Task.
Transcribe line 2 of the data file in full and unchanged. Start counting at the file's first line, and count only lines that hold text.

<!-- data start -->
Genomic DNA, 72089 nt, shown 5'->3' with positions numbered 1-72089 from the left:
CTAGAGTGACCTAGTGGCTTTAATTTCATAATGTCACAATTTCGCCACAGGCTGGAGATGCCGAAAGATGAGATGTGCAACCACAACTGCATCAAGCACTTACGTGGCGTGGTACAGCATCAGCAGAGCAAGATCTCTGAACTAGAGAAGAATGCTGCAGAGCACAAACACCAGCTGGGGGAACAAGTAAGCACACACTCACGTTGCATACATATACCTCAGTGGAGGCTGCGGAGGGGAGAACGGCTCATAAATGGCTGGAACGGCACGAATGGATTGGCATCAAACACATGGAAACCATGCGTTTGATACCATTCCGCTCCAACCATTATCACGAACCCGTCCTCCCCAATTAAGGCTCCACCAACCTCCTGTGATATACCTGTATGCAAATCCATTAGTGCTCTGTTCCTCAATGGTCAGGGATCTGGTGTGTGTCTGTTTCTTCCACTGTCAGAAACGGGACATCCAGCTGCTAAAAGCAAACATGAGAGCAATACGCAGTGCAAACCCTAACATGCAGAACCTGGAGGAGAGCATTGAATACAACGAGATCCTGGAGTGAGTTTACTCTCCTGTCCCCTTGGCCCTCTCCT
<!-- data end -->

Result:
CTAGAGTGACCTAGTGGCTTTAATTTCATAATGTCACAATTTCGCCACAGGCTGGAGATGCCGAAAGATGAGATGTGCAACCACAACTGCATCAAGCACTTACGTGGCGTGGTACAGCATCAGCAGAGCAAGATCTCTGAACTAGAGAAGAATGCTGCAGAGCACAAACACCAGCTGGGGGAACAAGTAAGCACACACTCACGTTGCATACATATACCTCAGTGGAGGCTGCGGAGGGGAGAACGGCTCATAAATGGCTGGAACGGCACGAATGGATTGGCATCAAACACATGGAAACCATGCGTTTGATACCATTCCGCTCCAACCATTATCACGAACCCGTCCTCCCCAATTAAGGCTCCACCAACCTCCTGTGATATACCTGTATGCAAATCCATTAGTGCTCTGTTCCTCAATGGTCAGGGATCTGGTGTGTGTCTGTTTCTTCCACTGTCAGAAACGGGACATCCAGCTGCTAAAAGCAAACATGAGAGCAATACGCAGTGCAAACCCTAACATGCAGAACCTGGAGGAGAGCATTGAATACAACGAGATCCTGGAGTGAGTTTACTCTCCTGTCCCCTTGGCCCTCTCCT